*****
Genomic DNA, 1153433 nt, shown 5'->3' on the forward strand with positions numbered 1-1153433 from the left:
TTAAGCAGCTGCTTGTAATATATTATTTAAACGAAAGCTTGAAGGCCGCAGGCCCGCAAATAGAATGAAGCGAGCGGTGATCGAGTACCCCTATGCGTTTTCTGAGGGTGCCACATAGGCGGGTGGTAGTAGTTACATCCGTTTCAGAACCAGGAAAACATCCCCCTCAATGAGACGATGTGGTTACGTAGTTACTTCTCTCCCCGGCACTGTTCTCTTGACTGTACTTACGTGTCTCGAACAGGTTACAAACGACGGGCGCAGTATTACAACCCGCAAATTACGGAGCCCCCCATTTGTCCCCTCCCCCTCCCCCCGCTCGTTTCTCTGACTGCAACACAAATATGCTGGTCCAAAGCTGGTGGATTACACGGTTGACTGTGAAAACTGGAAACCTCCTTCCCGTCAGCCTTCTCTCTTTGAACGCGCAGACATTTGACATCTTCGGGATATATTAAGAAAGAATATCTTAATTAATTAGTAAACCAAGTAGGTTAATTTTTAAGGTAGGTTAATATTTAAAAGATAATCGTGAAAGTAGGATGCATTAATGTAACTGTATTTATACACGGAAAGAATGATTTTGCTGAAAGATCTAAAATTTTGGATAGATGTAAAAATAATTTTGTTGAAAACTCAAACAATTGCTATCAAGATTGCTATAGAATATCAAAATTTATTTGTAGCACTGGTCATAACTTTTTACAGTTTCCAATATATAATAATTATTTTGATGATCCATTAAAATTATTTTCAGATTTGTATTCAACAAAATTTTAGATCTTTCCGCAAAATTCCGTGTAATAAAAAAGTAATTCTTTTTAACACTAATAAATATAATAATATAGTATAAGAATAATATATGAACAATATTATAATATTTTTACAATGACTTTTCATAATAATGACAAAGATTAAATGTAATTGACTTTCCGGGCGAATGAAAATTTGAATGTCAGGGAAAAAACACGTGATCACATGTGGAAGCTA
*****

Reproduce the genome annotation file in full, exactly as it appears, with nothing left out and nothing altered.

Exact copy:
Genomic DNA, 1153433 nt, shown 5'->3' on the forward strand with positions numbered 1-1153433 from the left:
TTAAGCAGCTGCTTGTAATATATTATTTAAACGAAAGCTTGAAGGCCGCAGGCCCGCAAATAGAATGAAGCGAGCGGTGATCGAGTACCCCTATGCGTTTTCTGAGGGTGCCACATAGGCGGGTGGTAGTAGTTACATCCGTTTCAGAACCAGGAAAACATCCCCCTCAATGAGACGATGTGGTTACGTAGTTACTTCTCTCCCCGGCACTGTTCTCTTGACTGTACTTACGTGTCTCGAACAGGTTACAAACGACGGGCGCAGTATTACAACCCGCAAATTACGGAGCCCCCCATTTGTCCCCTCCCCCTCCCCCCGCTCGTTTCTCTGACTGCAACACAAATATGCTGGTCCAAAGCTGGTGGATTACACGGTTGACTGTGAAAACTGGAAACCTCCTTCCCGTCAGCCTTCTCTCTTTGAACGCGCAGACATTTGACATCTTCGGGATATATTAAGAAAGAATATCTTAATTAATTAGTAAACCAAGTAGGTTAATTTTTAAGGTAGGTTAATATTTAAAAGATAATCGTGAAAGTAGGATGCATTAATGTAACTGTATTTATACACGGAAAGAATGATTTTGCTGAAAGATCTAAAATTTTGGATAGATGTAAAAATAATTTTGTTGAAAACTCAAACAATTGCTATCAAGATTGCTATAGAATATCAAAATTTATTTGTAGCACTGGTCATAACTTTTTACAGTTTCCAATATATAATAATTATTTTGATGATCCATTAAAATTATTTTCAGATTTGTATTCAACAAAATTTTAGATCTTTCCGCAAAATTCCGTGTAATAAAAAAGTAATTCTTTTTAACACTAATAAATATAATAATATAGTATAAGAATAATATATGAACAATATTATAATATTTTTACAATGACTTTTCATAATAATGACAAAGATTAAATGTAATTGACTTTCCGGGCGAATGAAAATTTGAATGTCAGGGAAAAAACACGTGATCACATGTGGAAGCTA